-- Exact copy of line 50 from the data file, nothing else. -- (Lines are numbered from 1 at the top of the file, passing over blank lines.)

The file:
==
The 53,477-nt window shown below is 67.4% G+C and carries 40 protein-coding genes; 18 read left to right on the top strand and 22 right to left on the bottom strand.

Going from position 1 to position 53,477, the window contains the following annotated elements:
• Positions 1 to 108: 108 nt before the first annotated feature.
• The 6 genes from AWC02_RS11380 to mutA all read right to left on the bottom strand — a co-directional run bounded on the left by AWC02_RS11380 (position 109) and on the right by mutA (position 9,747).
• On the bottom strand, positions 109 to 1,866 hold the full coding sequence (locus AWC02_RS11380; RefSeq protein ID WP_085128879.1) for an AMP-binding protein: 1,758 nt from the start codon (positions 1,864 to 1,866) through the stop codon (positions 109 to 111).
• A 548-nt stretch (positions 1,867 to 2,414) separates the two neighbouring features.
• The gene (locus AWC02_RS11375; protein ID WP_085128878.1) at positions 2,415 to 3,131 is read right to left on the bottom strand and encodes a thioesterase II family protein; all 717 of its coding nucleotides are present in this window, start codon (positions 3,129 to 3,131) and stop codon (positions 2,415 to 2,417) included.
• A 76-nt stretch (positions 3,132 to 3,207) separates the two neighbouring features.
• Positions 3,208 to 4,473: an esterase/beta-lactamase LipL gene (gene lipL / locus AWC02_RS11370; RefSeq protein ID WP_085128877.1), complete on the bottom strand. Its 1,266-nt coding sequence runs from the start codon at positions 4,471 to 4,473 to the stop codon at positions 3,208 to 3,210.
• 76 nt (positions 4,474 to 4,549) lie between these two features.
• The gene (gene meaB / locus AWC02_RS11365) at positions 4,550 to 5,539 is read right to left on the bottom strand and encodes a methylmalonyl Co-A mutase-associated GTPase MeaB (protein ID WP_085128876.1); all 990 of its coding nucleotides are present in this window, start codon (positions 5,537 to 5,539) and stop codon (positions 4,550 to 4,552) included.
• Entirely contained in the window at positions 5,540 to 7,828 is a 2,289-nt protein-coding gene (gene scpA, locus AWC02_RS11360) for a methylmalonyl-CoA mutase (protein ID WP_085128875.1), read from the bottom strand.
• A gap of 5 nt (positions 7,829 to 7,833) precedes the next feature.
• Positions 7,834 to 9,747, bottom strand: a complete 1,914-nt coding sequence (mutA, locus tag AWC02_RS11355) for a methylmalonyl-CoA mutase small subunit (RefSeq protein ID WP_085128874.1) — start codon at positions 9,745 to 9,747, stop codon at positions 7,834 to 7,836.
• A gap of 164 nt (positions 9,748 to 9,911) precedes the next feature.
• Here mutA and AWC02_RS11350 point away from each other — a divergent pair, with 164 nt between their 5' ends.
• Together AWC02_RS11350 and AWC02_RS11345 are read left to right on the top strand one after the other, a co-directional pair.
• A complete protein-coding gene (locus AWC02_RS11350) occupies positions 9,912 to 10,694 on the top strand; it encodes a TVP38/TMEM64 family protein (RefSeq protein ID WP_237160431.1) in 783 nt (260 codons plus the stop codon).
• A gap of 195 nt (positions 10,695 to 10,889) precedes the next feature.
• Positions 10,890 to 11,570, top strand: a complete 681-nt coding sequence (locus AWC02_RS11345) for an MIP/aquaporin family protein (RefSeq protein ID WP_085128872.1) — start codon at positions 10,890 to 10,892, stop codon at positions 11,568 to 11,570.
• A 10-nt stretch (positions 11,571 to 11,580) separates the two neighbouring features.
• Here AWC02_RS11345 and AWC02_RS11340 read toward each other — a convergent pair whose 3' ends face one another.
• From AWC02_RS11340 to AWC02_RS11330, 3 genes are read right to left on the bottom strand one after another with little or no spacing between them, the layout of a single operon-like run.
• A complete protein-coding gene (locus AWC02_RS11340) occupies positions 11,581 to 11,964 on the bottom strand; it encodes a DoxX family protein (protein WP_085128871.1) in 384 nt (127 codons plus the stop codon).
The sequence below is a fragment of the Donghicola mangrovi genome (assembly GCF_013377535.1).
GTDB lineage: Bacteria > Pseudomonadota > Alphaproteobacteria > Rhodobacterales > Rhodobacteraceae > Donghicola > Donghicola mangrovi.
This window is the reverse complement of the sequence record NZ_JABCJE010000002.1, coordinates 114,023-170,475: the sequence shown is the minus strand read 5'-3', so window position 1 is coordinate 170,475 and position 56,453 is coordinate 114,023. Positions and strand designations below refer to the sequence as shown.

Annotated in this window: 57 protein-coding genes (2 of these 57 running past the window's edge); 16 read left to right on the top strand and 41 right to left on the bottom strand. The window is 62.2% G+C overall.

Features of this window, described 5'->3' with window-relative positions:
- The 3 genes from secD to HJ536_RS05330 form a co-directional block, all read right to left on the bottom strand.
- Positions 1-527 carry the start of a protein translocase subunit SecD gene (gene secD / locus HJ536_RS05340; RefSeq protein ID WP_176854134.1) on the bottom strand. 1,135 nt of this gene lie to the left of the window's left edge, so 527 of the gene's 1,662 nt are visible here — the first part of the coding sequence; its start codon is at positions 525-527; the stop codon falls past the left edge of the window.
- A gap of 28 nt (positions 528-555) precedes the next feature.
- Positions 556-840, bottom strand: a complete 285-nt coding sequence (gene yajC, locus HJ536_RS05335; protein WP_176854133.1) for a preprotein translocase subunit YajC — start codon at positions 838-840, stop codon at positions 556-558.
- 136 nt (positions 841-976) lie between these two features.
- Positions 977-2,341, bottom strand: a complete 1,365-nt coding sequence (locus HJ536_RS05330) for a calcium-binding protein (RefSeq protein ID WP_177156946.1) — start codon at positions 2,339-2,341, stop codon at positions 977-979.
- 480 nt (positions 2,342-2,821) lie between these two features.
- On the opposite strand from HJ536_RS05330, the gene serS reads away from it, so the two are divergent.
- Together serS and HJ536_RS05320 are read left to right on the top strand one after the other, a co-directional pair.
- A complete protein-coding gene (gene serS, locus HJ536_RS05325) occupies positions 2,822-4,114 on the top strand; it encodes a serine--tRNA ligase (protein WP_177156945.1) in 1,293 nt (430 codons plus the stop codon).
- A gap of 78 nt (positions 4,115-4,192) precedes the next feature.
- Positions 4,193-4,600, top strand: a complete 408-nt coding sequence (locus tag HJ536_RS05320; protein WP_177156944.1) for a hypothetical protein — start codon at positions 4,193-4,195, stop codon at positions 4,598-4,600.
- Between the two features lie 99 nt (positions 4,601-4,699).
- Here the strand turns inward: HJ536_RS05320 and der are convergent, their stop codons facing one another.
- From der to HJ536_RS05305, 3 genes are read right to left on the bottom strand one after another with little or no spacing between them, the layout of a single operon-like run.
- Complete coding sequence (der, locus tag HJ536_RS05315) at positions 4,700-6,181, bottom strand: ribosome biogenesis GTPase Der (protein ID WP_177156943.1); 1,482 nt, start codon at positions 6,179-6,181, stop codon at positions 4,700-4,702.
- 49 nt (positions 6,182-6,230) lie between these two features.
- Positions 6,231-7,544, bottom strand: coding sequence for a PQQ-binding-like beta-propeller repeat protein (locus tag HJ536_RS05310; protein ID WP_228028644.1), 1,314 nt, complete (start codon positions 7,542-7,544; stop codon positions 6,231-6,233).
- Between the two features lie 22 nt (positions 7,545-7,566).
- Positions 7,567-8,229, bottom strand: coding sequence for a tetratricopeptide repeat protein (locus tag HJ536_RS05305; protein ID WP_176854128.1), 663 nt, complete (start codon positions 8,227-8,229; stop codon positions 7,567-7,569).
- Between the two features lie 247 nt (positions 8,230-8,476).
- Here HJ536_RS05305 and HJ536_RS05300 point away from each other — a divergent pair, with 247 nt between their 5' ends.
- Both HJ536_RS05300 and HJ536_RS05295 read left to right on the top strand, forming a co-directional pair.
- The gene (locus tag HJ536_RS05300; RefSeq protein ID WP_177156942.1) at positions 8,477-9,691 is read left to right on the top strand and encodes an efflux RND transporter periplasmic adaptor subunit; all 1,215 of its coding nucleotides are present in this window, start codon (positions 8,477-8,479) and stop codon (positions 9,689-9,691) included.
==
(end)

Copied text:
- Between the two features lie 247 nt (positions 8,230-8,476).